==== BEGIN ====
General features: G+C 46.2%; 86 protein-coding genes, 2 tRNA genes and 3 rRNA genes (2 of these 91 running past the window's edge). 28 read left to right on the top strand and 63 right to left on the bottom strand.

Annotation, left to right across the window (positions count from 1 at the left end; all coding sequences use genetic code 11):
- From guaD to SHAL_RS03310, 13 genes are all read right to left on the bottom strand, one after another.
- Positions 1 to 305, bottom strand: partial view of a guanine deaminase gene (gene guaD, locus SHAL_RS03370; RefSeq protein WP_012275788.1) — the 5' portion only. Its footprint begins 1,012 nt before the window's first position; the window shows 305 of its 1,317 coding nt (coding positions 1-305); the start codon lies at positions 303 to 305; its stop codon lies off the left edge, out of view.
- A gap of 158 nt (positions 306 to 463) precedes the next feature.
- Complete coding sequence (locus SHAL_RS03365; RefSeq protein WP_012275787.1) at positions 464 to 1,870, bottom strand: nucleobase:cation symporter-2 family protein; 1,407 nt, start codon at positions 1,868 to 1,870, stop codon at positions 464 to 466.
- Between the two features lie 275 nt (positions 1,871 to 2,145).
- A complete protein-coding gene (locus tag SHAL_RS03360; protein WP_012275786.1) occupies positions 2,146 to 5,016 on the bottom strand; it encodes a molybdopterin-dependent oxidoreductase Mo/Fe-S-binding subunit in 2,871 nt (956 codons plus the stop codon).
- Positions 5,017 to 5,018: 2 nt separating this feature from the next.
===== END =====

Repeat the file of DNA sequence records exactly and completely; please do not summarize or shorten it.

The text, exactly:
General features: G+C 46.2%; 86 protein-coding genes, 2 tRNA genes and 3 rRNA genes (2 of these 91 running past the window's edge). 28 read left to right on the top strand and 63 right to left on the bottom strand.

Annotation, left to right across the window (positions count from 1 at the left end; all coding sequences use genetic code 11):
- From guaD to SHAL_RS03310, 13 genes are all read right to left on the bottom strand, one after another.
- Positions 1 to 305, bottom strand: partial view of a guanine deaminase gene (gene guaD, locus SHAL_RS03370; RefSeq protein WP_012275788.1) — the 5' portion only. Its footprint begins 1,012 nt before the window's first position; the window shows 305 of its 1,317 coding nt (coding positions 1-305); the start codon lies at positions 303 to 305; its stop codon lies off the left edge, out of view.
- A gap of 158 nt (positions 306 to 463) precedes the next feature.
- Complete coding sequence (locus SHAL_RS03365; RefSeq protein WP_012275787.1) at positions 464 to 1,870, bottom strand: nucleobase:cation symporter-2 family protein; 1,407 nt, start codon at positions 1,868 to 1,870, stop codon at positions 464 to 466.
- Between the two features lie 275 nt (positions 1,871 to 2,145).
- A complete protein-coding gene (locus tag SHAL_RS03360; protein WP_012275786.1) occupies positions 2,146 to 5,016 on the bottom strand; it encodes a molybdopterin-dependent oxidoreductase Mo/Fe-S-binding subunit in 2,871 nt (956 codons plus the stop codon).
- Positions 5,017 to 5,018: 2 nt separating this feature from the next.